Day 75

     We are now meandering our way back to Maryland for our Granddaughter’s graduation from college.

     We decide to spend a few days at Pocahontas State Park in Virginia. Because their season is Memorial Day to Labor Day, there were over a dozen spots for the Sphinx. We walked around looking at the various available spots. We found one perfectly level, in a treed secluded area. Perfect. No sooner had we set ourselves up, when a thunderstorm hit the area. After it was over, we looked out and found we were surrounded by a moat.

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     Because the spot was so level, the water did not drain. No problem, we used our leveling blocks to build a boardwalk.

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Day 75 (15) Day 75 (16)

      Later, we walked around the park and saw we were the only ones underwater. Boy, can we pick em?

Technical Stuff:

Wilson, NC to Chester, VA   136.9 miles

2 hours 42 minutes

11.5 MPG

Diesel 2.06 gallon

 

Wilson, North Carolina

Day 73

      Day 73 (13)Wilson North Carolina is the most depressing city I have ever been. Although it is the County Seat (which means the Circuit Court and Government buildings are located here) and it is lunch time on a Monday, the streets are deserted with 80% of the buildings boarded up. Another 10% of the business closed. It would be a great place to film a disaster or zombie movie.

Day 73 (12)

 It did have a couple of antebellum houses, like this one. Day 73 (2)

 

           Barbara was impressed with the rose garden, which was in a most unlikely place, the Public Library grounds.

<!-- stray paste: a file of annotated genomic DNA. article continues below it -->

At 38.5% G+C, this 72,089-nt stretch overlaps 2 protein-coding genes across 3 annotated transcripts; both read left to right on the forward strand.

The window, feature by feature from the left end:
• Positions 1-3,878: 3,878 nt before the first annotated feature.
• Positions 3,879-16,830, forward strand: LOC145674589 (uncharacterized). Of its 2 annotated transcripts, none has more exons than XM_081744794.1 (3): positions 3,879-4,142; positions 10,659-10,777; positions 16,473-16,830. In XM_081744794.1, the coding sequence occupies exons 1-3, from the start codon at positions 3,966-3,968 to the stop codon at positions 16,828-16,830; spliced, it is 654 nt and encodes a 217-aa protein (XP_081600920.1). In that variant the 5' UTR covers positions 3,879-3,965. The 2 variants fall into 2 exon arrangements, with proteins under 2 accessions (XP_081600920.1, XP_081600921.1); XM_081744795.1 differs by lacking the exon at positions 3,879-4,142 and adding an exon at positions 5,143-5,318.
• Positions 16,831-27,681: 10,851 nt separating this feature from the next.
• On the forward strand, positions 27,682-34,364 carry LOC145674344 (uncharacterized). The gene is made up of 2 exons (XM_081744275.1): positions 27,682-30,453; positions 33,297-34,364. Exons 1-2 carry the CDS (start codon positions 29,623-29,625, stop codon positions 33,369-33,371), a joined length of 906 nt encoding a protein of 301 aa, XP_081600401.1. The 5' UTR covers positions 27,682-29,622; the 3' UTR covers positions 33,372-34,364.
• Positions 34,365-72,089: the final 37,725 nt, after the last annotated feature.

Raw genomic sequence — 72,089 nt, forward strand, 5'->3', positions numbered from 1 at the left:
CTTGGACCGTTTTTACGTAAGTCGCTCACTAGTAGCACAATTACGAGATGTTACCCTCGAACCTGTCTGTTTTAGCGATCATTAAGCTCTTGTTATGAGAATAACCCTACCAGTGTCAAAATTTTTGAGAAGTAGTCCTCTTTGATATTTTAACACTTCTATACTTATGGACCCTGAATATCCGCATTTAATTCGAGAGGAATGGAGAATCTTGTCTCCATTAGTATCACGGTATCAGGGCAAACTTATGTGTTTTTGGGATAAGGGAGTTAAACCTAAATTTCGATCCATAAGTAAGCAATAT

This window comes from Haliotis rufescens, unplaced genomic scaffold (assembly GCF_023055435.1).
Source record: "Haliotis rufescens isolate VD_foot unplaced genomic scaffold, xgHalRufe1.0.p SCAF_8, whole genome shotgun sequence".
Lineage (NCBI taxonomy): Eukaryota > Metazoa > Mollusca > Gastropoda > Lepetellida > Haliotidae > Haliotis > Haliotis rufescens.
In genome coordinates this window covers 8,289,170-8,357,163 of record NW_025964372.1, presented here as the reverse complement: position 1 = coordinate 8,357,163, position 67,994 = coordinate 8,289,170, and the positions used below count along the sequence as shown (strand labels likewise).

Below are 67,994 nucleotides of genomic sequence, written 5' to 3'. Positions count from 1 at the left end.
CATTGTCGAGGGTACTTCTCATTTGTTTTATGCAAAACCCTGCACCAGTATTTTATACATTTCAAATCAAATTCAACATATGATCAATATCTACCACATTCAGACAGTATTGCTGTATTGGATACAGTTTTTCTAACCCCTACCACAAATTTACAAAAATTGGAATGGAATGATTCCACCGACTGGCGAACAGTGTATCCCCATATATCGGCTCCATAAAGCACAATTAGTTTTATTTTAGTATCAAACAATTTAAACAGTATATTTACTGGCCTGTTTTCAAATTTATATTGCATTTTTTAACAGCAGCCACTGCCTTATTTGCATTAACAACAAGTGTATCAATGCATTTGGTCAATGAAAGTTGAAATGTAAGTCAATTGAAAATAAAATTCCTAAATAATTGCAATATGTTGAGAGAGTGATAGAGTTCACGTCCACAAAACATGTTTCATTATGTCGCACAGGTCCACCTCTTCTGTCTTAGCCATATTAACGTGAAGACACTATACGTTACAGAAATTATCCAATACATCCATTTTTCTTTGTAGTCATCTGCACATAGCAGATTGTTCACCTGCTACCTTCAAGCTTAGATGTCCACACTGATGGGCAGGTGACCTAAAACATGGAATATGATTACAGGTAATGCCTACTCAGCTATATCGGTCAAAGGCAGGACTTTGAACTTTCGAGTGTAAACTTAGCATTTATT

Day 73 (4)

 

 

 Maybe the town was once a seaport, and the waters receded

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     I was so astonished with the condition of the County Seat, (being a lawyer I have been to all 22 County Seats in the State of Maryland, all of which were bustling places) that I went back to the visitor center to ask the hostess, who is a life long resident. She informed me that when tobacco died, the town died. Although they still grow tobacco here, it is shipped to other parts of the State for processing.

Technical Stuff:

Dillon, SC to Wilson, NC   132.8 miles

2 hours 39 minutes

11.9 miles to gallon

Diesel $1.98 gallon

 

Dillon, South Carolina

Day 71

     Dillon, South Carolina, is a train whistle stop. In 1882 the Florence Railroad Company was building it’s line from Florence, South Carolina to the North Carolina State line. It had right-of-way problems when it reached the land owned by J.W. Dillon. The issue was resolved with Mr. Dillon granting the railroad a one half interest in 65 acres of his land on the condition that the railroad build a depot on the land, and lay out a town. The boundaries of the town are 1/2 mile around the train station.

     When we visited the town they were having their annual “Dillon Celebrates Main Street” festival. It included lots of food, displays, and a car show.

     The Courthouse did not display a tribute to the Confederacy, but the stars and bars and the Sons of the Confederacy were well represented.

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Barbara could not resist adjusting the carburetor day 69-70 (47)

 

 

 

 

 

 

Technical Stuff:

Charleston SC to Dillon SC: 170.9 miles

3 hours 29 minutes

11.7 MPG

Diesel $1.97

Charles Towne Landing, South Carolina

Day 69

     Carolina began as a grant to 8 men by King Charles to set up a commercial operation in the New World. Charles Towne Landing is where, in 1670, the new colonists set up their first settlement. The idea was to grow crops, ship that and wood to Barbados in exchange for sugar and then ship that back to England for sale and profit. Charles Towne Landing is actually inland, off the main ocean trade route because the settlers were afraid of attacks by the Spanish, who had declared this land as theirs, and Indians. After 10 years, they moved the settlement to what is now Charleston, on the ocean trade route.

     Charles Towne Landing is now a State Park to preserve the site of the first settlement of what would end up being the State of South Carolina.